Eighty-six

 

 

Moments after leaving home, I return to put my shorts on. Goodness, it is warm – the hottest Halloween, no doubt, since records began. I usually walk there but today I cab it, hoping I might see Nick who has been with Hazel this morning.  (Richard is going tomorrow). I see from the visitor’s book Nick left half an hour ago.

 

“Where are you taking Hazel today?” asks Linda on reception, “Shanghai?”

 

“No, we went there last week. – San Francisco today, I think.”

 

The door through to the dementia wing is the physical embodiment of the ‘deprivation of liberty’ document we have to sign soon. Attached to it is a note telling visitors not to let residents out – apparently two old ladies recently managed to bluff their way through and were apprehended leaving the home.

 

The leader of this escape attempt I know to have been Hazel. Sometimes, we are told, she gets distressed at what amounts to her imprisonment. Occasionally when I arrive she is lurking here with her friend and fellow escaper, the largely silent Joy.

 

But today she is sitting quietly in the main lounge. Her face lights up to see me “Dear Boy!”

“Happy birthday mother!”

“Is it my birthday? How old am I? I’m not 3 figures am I?”

 

Although she lacks her front teeth, she looks far better than those last years she spent living alone in Tonbridge, when she had given up washing and changing her clothes. Today, on her 86th birthday, she is clean, fresh and smart and her neat hair is as blond as it is grey.

 

She opens birthday cards from Brenda and Sasha, relishing Sasha’s word ‘spooktastic.’ Then it is time for her lunch. I sit with her and 2 other ladies, one of whom blurts angrily, “Where is the salt? You can’t eat this without salt!” Hazel polishes off her meal in style and I announce we are going for a walk. This is, as it has been ever since she was evacuated to the countryside 75 years ago, a favourite thing of hers.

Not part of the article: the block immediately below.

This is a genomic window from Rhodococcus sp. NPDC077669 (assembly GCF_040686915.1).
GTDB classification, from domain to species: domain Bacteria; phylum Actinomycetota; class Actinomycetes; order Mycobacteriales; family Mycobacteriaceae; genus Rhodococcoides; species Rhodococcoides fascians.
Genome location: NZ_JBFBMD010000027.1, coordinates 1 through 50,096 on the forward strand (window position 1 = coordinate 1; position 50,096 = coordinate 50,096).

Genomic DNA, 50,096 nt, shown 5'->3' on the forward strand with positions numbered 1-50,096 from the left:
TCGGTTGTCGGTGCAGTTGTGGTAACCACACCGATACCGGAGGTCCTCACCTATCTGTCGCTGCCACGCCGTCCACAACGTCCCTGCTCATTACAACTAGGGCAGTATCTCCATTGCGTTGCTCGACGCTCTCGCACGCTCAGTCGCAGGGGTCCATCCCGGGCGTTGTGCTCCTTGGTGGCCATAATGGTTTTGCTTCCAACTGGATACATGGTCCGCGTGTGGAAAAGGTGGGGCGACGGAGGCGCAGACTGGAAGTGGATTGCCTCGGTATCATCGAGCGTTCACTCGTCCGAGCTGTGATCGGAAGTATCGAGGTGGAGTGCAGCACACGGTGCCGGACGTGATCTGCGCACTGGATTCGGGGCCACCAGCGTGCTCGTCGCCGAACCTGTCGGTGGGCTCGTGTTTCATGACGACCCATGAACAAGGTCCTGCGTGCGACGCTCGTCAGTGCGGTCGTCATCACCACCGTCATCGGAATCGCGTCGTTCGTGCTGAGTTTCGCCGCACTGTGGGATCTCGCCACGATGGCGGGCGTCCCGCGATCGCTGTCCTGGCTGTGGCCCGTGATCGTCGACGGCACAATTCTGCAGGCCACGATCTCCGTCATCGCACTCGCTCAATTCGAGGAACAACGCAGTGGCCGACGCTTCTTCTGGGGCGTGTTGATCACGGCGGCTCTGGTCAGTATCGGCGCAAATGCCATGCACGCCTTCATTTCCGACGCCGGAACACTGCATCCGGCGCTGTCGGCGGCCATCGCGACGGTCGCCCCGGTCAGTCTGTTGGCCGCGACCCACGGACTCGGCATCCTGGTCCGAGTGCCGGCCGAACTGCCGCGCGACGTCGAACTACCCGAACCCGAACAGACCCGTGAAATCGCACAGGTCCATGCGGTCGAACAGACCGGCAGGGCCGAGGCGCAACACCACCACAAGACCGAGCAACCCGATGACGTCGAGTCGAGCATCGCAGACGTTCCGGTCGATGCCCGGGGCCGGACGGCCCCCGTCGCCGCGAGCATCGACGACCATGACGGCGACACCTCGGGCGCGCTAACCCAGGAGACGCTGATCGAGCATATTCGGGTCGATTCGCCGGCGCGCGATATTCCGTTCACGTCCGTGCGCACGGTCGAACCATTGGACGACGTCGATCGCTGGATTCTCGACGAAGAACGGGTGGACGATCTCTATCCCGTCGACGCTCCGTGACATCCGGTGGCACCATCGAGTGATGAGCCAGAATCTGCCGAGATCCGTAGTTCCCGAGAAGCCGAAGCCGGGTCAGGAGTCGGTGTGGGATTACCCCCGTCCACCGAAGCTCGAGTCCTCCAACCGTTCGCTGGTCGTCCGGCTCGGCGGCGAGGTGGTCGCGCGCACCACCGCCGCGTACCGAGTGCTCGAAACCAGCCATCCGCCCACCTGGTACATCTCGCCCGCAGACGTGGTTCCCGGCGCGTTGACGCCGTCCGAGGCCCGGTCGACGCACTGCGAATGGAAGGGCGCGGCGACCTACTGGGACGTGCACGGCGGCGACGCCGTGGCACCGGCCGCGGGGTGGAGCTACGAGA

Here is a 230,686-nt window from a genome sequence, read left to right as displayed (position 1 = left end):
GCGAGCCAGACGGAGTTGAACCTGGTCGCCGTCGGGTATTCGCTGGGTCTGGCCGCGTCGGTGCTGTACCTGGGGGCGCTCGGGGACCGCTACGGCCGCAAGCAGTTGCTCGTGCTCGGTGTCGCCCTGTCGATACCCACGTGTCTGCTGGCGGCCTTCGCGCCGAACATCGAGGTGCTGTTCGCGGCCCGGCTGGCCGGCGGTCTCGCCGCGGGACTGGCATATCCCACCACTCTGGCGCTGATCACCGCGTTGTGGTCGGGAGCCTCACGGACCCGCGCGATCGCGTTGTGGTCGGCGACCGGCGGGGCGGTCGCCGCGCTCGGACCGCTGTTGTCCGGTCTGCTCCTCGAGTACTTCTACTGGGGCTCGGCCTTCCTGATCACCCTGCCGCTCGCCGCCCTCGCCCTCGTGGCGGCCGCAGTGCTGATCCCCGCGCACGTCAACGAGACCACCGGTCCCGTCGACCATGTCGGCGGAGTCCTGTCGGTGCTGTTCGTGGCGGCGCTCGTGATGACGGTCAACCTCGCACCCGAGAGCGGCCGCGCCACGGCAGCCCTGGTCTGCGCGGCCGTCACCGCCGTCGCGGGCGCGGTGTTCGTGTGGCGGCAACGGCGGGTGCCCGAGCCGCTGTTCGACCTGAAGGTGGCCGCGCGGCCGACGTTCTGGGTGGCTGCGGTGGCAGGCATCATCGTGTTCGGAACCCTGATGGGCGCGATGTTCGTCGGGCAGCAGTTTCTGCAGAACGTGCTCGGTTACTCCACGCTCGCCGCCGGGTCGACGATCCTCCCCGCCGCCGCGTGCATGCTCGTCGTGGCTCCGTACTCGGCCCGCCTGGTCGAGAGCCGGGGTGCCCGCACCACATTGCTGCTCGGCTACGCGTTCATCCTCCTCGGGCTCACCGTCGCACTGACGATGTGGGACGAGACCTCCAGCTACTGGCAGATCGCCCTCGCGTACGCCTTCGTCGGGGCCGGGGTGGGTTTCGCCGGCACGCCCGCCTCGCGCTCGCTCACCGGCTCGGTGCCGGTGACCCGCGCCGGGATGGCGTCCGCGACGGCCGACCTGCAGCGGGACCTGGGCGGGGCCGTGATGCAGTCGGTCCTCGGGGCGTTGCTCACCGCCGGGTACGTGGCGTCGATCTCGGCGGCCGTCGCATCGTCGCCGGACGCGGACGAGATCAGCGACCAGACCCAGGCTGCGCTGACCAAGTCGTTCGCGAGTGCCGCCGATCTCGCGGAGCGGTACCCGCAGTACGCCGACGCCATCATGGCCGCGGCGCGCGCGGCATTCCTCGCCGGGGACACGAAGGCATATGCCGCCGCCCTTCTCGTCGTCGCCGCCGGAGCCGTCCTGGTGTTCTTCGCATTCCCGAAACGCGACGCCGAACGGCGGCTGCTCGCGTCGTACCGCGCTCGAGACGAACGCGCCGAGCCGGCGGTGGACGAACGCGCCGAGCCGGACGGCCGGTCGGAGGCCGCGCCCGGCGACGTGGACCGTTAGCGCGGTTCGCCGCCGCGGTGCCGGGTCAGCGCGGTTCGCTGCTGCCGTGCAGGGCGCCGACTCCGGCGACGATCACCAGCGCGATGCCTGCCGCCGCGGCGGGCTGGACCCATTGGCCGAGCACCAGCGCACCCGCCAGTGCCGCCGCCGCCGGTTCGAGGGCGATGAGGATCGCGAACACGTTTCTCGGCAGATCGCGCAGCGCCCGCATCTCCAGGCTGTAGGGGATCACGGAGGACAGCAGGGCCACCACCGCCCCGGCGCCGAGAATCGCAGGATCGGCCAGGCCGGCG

We skirt along one side of the golf course and around the fine lawns which surround the handsome Victorian building that is Springfield hospital. We sit on one of our regular benches, admire the trees and watch the planes go over, two pastimes we never tire of. The sky is cloudless and Hazel is excited by the lengthening white line one plane carves upon the blue. “And look at the little pigeon. “ she says, “He’s having a good day.”

 

“How is Beth?” She asks, surprising me again with what she sometimes remembers. As she does when she picks out her grandson James from one of the old photos I have brought. We are basking in the sun now. “Look at the trees, aren’t they beautiful? The leaves coming down now…”

 

Walking back we stop off at the golf club for a drink. “Coffee or a white wine mother?” She hesitates, “A white wine please dear boy.” But this is fine, she hardly drinks alcohol these days. She praises the green-ness all around us and we laugh at some small boys struggling with big golf bags.

 

“So how was San Francisco?” asks Linda back at reception.

 

“Lovely, says Hazel, “but I’m pleased to be back.”

 

Now comes the part I find hardest. Sometimes she becomes unhappy when I leave and I have to console myself that she will have soon forgotten this distress. In the lounge a table is set with pink glasses and the carers welcome Hazel back for her birthday party. I slip away as she is toasted.